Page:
Supreme Court Rules States Can Charge Online Shoppers Sales Tax

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The U.S. Supreme Court on Thursday ruled in favor of states being able to force retailers to collect sales taxes no matter where the seller operates its business.

The Supreme Court on Thursday overturned a longstanding precedent that states can only require retailers to collect sales tax when they have a physical presence there.

In response, online sellers Wayfair, and Newegg, said online retailers could face some 12,000 local tax jurisdictions if the Supreme Court sided with the states.

The high court ruled in 1967 and again in 1992 that companies without a physical presence in a state did not have to collect sales taxes.

For the full story, head on over to CNN Money. South Dakota expects to collect another $48 million to $58 million in taxes a year because of this ruling. Those retailers may face headaches complying with various state sales tax laws, though there are software options to help. North Dakota. They argued that a decision in a case involving mail-order catalogs was obsolete in the modern e-commerce world.

"E-commerce has grown into a significant and vibrant part of our national economy against the backdrop of established rules, including the physical-presence rule", he wrote. "Today's landmark decision is a win for South Dakota and for Main Street businesses across America that will now have a level playing field and tax fairness", Jackley said. "Now Congress must respond by passing federal legislation to create a universal federal framework for sales and use tax collection in a way that benefits businesses regardless of the state where their business resides and avoids a patchwork of state-by-state laws". Sellers who use eBay and Etsy, which provide platforms for smaller sellers, also aren't required to collect sales tax nationwide.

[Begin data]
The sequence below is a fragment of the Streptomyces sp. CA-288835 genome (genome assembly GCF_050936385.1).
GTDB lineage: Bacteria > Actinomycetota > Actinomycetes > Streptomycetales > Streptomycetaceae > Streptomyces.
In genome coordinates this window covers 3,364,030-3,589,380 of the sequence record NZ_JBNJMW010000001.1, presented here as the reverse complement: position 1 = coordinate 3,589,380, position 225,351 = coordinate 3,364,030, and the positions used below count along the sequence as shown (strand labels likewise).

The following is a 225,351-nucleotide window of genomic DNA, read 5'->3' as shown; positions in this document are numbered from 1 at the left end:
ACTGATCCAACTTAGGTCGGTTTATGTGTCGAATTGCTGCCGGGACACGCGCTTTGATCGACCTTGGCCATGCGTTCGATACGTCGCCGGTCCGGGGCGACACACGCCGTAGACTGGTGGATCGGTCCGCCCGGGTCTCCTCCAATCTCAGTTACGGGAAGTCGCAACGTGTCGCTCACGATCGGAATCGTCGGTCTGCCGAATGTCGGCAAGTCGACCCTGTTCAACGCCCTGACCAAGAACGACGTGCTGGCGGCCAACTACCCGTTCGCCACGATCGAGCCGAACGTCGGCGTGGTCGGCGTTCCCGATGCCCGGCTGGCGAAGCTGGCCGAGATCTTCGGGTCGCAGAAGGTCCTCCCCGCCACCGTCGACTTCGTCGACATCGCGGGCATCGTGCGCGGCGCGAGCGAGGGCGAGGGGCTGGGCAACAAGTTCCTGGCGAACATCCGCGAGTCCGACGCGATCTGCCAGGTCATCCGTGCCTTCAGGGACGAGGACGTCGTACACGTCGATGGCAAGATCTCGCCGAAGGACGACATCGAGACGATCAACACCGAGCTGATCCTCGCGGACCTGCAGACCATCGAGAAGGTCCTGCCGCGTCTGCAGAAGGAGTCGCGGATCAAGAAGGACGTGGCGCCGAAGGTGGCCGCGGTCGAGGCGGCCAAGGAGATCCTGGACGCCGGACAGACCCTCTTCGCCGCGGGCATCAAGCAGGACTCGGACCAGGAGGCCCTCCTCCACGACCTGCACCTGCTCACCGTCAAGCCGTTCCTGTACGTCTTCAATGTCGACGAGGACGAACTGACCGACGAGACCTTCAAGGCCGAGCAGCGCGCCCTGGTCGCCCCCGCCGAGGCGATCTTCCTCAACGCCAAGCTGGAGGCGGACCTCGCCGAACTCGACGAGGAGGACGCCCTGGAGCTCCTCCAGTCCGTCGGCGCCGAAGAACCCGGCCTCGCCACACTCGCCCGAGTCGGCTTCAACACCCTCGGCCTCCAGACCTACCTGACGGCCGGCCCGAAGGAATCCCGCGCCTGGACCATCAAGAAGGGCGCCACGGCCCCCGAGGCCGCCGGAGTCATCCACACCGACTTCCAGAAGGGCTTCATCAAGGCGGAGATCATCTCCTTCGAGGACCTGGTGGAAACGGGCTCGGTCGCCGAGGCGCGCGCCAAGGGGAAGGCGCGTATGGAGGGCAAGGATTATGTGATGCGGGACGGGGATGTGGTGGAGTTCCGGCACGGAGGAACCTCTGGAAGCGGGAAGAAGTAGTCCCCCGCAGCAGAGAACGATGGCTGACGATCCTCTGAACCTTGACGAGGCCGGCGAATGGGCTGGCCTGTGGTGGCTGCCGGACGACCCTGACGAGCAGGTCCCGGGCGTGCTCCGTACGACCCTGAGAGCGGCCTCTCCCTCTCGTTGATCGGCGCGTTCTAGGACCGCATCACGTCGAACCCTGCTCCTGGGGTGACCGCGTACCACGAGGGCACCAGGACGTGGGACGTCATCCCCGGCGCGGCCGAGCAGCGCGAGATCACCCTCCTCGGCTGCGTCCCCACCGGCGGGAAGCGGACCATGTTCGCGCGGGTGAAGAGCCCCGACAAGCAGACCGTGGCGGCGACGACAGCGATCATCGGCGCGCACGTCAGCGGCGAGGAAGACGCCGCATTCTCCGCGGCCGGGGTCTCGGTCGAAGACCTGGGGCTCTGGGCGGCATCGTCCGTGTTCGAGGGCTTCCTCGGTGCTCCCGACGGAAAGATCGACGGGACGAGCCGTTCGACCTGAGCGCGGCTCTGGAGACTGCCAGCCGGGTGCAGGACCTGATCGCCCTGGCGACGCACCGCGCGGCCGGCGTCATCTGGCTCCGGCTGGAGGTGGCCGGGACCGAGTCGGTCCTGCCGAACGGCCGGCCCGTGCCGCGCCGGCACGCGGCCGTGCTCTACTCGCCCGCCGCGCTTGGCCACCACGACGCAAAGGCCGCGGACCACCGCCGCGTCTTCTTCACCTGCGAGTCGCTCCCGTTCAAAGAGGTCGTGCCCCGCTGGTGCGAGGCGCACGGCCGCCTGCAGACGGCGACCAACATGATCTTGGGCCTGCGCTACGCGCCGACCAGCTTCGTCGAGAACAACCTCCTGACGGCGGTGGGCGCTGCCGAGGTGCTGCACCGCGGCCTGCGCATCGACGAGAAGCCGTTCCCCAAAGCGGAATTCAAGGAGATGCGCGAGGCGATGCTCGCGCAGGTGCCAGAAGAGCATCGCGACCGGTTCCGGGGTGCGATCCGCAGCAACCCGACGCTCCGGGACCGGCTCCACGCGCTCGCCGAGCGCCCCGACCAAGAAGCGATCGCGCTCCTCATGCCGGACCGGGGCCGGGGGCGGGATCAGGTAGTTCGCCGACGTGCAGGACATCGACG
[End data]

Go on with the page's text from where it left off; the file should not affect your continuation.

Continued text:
The biggest jewelry e-tailer, Blue Nile, now collects sales tax only in Washington, New York, and Virginia.

The Small Business & Entrepreneurship Council advocacy group said in a statement, "Small businesses and internet entrepreneurs are not well served at all by this decision".

Some proponents of overturning Quill include major retail trade organizations such as the National Retail Federation and Retail Industry Leaders Association. Chief Justice John Roberts dissented, saying Congress should be the one to decide on the issue. South Dakota took the case to the Supreme Court after Justice Anthony M. Kennedy, who wrote Thursday's majority decision, had made comments indicating it was time to revisit the issue, which the court previously ruled on in the 1992 Quill v.

The decision will also have dramatic consequences for small online retailers that do business in many states.

MA began requiring companies that conducted at least $500,000 in online sales in MA or had 100 or more transactions to collect and pay sales tax.

"States like South Dakota will now be allowed to require sellers that are selling substantial amounts of product into the state to collect and remit sales tax", he said. "As expressed in both the Supreme Court's decision and throughout oral arguments, the operations of small businesses are different than large retailers, and state tax actions targeting them raise additional legal questions that are not addressed by this decision". "For a long time, we've been pointing out a real unfairness in the fact that mega online sellers like Wayfair or Amazon or Jet were not paying the sales tax".

The case is South Dakota v. Wayfair, 17-494.

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